Hudson Valley Parent

HVP November 2015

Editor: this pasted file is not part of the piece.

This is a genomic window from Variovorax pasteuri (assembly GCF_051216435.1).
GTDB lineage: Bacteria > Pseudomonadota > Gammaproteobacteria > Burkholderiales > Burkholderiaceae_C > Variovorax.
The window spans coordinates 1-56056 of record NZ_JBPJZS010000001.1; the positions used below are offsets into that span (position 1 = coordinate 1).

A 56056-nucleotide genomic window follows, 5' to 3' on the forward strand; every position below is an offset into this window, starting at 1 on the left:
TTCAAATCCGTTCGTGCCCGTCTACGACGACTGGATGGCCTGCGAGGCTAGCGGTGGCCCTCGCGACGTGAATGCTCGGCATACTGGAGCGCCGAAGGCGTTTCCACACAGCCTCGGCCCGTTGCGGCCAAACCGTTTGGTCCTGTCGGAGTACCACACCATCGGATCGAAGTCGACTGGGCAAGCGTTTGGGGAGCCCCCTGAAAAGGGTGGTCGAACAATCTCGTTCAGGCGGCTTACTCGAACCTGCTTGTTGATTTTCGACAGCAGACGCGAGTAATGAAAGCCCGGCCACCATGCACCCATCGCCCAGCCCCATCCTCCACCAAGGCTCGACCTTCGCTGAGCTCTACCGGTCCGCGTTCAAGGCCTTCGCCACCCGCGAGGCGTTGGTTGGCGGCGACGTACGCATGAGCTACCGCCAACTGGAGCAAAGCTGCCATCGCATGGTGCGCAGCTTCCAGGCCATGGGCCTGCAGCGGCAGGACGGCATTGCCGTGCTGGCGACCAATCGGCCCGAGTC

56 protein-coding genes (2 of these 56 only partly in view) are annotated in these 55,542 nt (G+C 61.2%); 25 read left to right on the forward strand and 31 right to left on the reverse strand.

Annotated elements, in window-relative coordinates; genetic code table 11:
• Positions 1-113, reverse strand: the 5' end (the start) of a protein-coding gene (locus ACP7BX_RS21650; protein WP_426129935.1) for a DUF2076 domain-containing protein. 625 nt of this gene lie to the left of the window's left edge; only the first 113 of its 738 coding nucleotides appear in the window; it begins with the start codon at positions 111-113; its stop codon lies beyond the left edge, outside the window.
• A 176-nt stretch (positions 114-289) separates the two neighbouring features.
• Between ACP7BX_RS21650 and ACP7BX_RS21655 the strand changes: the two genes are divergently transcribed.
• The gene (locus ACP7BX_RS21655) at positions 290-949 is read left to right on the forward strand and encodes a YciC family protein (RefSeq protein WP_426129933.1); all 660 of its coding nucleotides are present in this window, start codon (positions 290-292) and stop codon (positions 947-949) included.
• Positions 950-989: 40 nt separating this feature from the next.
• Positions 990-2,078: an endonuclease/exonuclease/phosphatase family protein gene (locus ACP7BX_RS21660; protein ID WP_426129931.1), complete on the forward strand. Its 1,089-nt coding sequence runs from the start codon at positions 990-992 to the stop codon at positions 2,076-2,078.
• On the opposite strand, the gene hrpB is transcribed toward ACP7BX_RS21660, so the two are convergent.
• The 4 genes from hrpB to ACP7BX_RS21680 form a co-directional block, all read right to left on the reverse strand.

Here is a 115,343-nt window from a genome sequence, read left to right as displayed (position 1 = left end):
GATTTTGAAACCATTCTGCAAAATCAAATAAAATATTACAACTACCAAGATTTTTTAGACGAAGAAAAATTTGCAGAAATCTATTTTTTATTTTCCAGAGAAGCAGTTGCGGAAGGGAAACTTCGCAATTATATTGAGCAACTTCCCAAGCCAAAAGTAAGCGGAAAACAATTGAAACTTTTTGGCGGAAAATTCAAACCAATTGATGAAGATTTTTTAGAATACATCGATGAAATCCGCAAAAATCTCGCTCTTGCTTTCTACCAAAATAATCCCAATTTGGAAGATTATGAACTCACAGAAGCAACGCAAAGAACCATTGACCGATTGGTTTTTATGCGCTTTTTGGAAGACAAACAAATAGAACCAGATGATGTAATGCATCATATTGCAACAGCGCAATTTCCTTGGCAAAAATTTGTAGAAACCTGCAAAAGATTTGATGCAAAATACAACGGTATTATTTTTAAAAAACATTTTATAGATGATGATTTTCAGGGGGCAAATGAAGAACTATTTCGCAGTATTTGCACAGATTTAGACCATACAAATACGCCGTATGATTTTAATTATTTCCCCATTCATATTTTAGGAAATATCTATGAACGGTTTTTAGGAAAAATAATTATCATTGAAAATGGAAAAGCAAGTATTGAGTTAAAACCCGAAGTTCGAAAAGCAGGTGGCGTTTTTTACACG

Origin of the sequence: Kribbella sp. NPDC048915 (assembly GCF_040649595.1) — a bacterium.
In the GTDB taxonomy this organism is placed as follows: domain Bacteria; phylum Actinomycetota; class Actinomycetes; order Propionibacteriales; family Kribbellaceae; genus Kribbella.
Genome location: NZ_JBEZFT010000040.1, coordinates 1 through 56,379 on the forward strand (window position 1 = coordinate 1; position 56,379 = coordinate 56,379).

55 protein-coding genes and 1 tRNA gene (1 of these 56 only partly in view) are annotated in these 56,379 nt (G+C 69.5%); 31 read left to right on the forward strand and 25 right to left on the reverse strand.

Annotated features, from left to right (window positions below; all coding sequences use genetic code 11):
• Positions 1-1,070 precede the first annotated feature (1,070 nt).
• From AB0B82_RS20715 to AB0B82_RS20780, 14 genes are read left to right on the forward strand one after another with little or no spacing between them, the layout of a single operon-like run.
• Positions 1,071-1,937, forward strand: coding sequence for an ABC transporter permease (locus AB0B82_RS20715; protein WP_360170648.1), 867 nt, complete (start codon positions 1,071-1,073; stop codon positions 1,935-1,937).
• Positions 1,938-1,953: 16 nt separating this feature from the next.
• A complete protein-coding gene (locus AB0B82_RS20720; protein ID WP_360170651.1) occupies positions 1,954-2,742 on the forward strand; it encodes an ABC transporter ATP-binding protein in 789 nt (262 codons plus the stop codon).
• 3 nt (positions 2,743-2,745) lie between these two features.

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24 Hudson Valley Parent ■ November 2015 By JEFF SIMMS T o the uninitiated, graphic novels may just look like oversized comic books. But while some of them take place in the make-believe territory of vampires and zombies, graphic novels also tackle real-life issues such as world history, civil rights and even the love between a father and his son. While comic books in classrooms might lead to detention, graphic novels are increasingly being integrated into schools as a tool to encourage readers of all ages. "You can absolutely teach graphic novels just like any book," says Pau- line Uchmanowicz, an associate pro- fessor of English at SUNY New Paltz who has taught courses on graphic novels for more than 20 years. "You can discuss character, plot, setting and theme." They're slicker, glossier and thicker than traditional comic books, but what truly sets these novels apart is the interaction between text and illustration, Uchmanowicz said. "You can also teach these (graph- ic novels) in a way that analyzes not only what's being said," she explained. "You're looking at other elements too like the way the panels are laid out on a page. The illustra- tions often convey something that the words don't say." Thirteen-year-old Alexa Martins was browsing at Inquiring Minds bookstore in New Paltz recently. The eighth-grader agreed that the overall presentation of the graphic novel— often the creation of one person, rather than a comic book studio— appeals to younger readers. "All the colors and the textures— they add up to something really beautiful," she said. "You can see and feel the effort that the author put into the work." Where to begin Perhaps the most well-known graphic novel today is The Walking Dead, the ongoing Robert Kirkman series that's been mega-successfully adapted for television by the AMC network. Locally, Hudson Valley Zombie Apocalypse is a popular graphic novel series that's regarded as an intelligent, logical take on creatures emerging from the dead in Peekskill. While your local bookstore likely carries graphic novel adapta- tions of familiar titles like Star Wars or the Justice League, there's a lot more to the medium of graphic nov- els than just superheroes and science fi ction. One can also fi nd history, autobiography, and current events. Persepolis, by Marjane Satrapi, is the autobiographical story of an Iranian girl growing up in the 1980s, during the confl ict between Iran and Iraq. A.D.: New Orleans After the Deluge presents a variety of different DRAWING IT OUT Want your kids to read? Just add pictures. Forget superheroes. Graphic novels cover everything from history to racial identity to religion . . . and maybe even a zombie or two. "The illustrations often convey something that the words don't say." - Pauline Uchmanowicz , Associate professor of English, SUNY New Paltz

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